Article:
One of the more difficult aspects of trade secrets law is determining how long to enjoin competitive conduct that infringes trade secret rights of the owner.
Consider one of the landmark trade secrets cases of the last 20 years, PepsiCo v. Redmond. In that case, PepsiCo was able to enjoin the work of a high-level executive who had no non-compete agreement, but whose subsequent employment with a competitor threatened to result in the disclosure of a wide range of strategic business information. Despite the broad protection afforded PepsiCo in the case, the injunction was limited in duration; it lasted a mere 5 1/2 months. That is the most overlooked part of the PepsiCo decision.
This arguably illustrates the importance non-compete agreements play as a procedural device to pre-determine the length that trade secrets will be protected from disclosure. Some rightly note that this could result in the overprotection of trade secrets, but the common law rule of reasonableness serves as a deterrent to non-competes of excessive duration. And when companies overprotect, they often lose enforcement actions.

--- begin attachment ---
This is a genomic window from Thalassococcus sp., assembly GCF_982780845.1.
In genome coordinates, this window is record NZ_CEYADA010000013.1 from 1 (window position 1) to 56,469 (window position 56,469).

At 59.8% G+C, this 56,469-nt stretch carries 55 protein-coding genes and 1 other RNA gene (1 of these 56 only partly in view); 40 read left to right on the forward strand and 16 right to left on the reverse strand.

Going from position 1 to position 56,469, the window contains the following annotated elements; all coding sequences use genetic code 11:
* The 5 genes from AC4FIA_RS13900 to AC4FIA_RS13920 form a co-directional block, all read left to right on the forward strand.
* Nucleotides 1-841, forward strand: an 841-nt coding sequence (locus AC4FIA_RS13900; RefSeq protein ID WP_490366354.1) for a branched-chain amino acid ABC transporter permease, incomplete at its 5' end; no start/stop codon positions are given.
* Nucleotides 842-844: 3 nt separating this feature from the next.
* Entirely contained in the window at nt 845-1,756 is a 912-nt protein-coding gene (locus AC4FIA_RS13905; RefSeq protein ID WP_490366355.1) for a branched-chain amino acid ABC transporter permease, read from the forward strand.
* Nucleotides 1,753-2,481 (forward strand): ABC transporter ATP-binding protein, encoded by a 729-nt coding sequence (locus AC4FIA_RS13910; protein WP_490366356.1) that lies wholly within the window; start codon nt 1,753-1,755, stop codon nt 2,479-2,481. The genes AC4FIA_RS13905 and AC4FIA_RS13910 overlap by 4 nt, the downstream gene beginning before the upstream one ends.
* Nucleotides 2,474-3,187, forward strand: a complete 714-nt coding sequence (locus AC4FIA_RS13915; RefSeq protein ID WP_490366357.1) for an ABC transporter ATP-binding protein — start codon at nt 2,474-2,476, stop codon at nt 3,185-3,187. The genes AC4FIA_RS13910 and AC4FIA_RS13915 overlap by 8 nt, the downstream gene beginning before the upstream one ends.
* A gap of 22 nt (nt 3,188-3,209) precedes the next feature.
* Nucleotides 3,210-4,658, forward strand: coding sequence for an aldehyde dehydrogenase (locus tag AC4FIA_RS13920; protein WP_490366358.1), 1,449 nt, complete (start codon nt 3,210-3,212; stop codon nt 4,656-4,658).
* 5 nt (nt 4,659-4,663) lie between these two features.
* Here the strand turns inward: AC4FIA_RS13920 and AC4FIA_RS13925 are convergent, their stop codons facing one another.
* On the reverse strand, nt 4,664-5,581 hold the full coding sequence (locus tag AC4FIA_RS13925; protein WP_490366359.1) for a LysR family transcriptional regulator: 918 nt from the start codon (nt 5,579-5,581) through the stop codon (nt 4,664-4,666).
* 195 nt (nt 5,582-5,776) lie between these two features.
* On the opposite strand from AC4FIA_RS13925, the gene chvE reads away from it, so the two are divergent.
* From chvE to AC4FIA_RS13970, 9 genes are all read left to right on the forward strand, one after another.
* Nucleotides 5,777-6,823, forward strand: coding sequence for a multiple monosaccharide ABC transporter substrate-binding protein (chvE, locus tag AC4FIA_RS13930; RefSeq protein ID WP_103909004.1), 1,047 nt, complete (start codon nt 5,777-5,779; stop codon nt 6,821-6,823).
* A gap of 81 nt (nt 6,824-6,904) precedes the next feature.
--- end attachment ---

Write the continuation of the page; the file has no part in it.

A district court order from Nebraska, well-reasoned and thorough, is another good example of a PepsiCo-like injunction issued in the absence of a non-compete. The case follows a familiar factual matrix, as a number of employees of a freight brokerage organization called West Plains, LLC left to form a competing organization. The departure effectively gutted West Plains and left it with little manpower to service clients. The aggravating circumstance for West Plains was pretty clear from the order. The competitor was formed by the owner of a freight brokerage West Plains had bought just months earlier. The employees left to join him and took with them a wide range of customer-oriented documents, such as contact information and a spreadsheet of freight hauling rates. The evidence of improper pre-termination conduct was compelling.
Having concluded the information likely constituted trade secrets of West Plains (it could be redeveloped, but only through significant, time-intensive efforts), the court struggled with the length of injunctive relief. It ultimately concluded that a preliminary injunction of two months was sufficient to enable West Plains to hire a replacement staff and "meet its customers' needs on an even playing field." It also felt this two-month standstill period was appropriate to enable the defendants to develop information necessary to service customers from public sources.
The order was designed to protect trade secrets, and so it went beyond a garden-variety "use" prohibition and some obligation to return company data. It barred the defendants from contacting West Plains' customers with whom they dealt as West Plains employees. The trade secrets that were misappropriated were intimately tied to those customers. So any order, to be effective, had to limit customer contact and solicitation in some meaningful way.
The injunction order is included below.